before there were inner classes, or enumerations, or a number of other features in the language
that made the names of the methods and members vary from compiler to compiler.
The problem now is that if you let the Java runtime generate your serialVersionUID , the
system will detect differences that aren't really there. This is the right failure mode, as it means
that things will not be deserialized rather than being deserialized incorrectly. But you will still
get an error that can't be explained by looking at the code, which is always something of a
So you are much better off taking charge of the serialVersionUID yourself. If you assign
it, you are also taking on the responsibility of changing it if you change the contents of your
class. And this will only get you started on the very hard problem of trying to deal with differ-
ent versions of classes as things change over time. But it will help.
It is important to realize that object serialization creates a copy of the graph of objects rooted
at the object being serialized. It will do the best job it can of recreating that graph, keeping
track of objects that have been put into the stream and putting references to that object only
if the same object appears again. But object serialization can't perform miracles. If you separ-
ately serialize two objects, each of which references a common third object, when you deseri-
alize the original two objects, you will get two copies of the object formerly referenced by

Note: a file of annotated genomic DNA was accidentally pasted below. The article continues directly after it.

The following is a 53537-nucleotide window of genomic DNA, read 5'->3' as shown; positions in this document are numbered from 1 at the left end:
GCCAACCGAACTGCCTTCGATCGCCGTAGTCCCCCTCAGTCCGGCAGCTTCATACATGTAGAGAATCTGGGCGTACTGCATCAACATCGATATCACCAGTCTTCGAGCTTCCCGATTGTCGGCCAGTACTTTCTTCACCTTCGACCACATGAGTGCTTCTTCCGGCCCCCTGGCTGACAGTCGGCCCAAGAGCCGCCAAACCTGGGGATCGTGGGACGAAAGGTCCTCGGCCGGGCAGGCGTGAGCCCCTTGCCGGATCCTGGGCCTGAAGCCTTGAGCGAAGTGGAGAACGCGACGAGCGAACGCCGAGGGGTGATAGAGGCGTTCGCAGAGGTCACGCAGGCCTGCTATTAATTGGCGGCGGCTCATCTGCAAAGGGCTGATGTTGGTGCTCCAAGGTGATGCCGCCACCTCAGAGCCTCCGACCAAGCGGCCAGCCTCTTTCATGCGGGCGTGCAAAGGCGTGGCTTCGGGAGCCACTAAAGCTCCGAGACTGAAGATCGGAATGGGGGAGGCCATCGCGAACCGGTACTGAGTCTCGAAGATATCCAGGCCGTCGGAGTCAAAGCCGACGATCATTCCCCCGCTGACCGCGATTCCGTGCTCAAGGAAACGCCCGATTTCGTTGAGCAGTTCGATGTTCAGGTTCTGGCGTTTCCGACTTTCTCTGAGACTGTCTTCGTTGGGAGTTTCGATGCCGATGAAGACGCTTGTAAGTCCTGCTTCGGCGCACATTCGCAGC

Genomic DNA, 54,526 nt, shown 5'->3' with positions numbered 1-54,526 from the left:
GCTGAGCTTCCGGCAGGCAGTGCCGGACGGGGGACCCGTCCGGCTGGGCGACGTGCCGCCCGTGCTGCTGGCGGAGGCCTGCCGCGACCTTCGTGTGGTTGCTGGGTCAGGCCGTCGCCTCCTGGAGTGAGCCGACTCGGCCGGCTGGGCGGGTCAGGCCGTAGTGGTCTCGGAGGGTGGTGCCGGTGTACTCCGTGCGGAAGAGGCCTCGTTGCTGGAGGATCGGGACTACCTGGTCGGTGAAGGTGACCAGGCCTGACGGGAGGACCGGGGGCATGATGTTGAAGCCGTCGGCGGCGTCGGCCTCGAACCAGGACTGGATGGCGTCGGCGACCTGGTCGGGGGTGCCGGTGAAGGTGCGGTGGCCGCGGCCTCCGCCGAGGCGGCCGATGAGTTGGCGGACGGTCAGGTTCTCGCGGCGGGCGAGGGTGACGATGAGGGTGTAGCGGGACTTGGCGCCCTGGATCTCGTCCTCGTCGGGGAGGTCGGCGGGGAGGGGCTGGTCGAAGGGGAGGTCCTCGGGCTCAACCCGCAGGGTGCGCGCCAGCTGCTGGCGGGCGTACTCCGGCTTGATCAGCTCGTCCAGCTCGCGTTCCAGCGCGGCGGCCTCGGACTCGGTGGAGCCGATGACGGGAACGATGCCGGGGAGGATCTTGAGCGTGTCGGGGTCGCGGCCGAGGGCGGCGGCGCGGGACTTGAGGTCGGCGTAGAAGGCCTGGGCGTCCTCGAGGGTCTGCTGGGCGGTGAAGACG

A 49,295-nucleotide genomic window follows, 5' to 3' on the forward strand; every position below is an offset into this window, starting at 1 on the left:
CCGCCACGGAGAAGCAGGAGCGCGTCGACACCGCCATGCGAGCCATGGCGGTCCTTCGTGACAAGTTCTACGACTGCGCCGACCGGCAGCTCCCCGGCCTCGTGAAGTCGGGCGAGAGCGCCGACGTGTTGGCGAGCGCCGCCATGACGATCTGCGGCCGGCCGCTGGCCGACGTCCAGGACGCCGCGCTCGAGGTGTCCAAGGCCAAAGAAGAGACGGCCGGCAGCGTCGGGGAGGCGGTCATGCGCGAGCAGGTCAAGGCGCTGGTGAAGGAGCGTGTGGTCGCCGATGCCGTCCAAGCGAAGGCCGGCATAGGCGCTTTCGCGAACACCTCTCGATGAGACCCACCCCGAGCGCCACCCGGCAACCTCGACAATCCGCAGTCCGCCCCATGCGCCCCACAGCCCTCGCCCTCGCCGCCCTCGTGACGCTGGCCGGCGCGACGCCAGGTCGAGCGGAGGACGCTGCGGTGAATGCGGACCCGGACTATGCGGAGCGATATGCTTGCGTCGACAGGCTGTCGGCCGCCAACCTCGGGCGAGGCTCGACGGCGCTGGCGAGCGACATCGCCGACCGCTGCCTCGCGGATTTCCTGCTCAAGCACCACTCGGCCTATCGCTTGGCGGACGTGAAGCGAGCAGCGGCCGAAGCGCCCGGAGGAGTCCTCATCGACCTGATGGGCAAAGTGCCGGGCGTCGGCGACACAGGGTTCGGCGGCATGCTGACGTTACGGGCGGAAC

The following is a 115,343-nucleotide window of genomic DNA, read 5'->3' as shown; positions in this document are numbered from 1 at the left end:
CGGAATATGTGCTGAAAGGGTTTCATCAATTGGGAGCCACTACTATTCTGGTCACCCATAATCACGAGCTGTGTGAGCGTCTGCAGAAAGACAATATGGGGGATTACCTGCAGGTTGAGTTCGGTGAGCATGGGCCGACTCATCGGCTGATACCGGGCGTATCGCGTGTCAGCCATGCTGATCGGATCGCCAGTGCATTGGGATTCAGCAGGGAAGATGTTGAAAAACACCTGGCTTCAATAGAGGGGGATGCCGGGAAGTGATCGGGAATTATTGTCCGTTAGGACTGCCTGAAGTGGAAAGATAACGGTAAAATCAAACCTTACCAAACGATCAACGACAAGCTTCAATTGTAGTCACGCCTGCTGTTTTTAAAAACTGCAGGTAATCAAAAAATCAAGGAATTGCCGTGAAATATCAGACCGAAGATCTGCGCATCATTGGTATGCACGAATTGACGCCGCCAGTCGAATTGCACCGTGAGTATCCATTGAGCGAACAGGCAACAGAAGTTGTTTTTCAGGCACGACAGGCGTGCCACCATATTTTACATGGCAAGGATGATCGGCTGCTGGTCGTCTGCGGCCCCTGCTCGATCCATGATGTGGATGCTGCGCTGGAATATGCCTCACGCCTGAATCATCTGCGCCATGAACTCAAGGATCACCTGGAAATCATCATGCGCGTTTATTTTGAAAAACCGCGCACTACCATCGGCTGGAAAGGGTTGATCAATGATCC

both. Object serialization can't know what you are going to do in the future, and doesn't keep
track of what you have done in the past (beyond the current graph of objects being serialized
One other thing to keep in mind concerning object serialization has to do with the way it treats
static members of your class. These members are really part of the class of an object rather
than the object, and so it doesn't seem to make sense to send them to a different address space
as part of the serialize/deserialize operation. So all static members are implicitly treated as
transient by serialization.
There is a lot more that can be done with object serialization, including writing your own cus-
tom mechanisms for a class by using the methods readResolve() and writeReplace() . But
such specialized techniques are beyond the scope of this topic. Further, they are not the kind
of thing that makes object serialization one of the good parts of Java. What really earns the
system entry into that group of features is the way it ties the portable code of Java into a sys-
tem that allows you to transport objects, with their code, over space and time.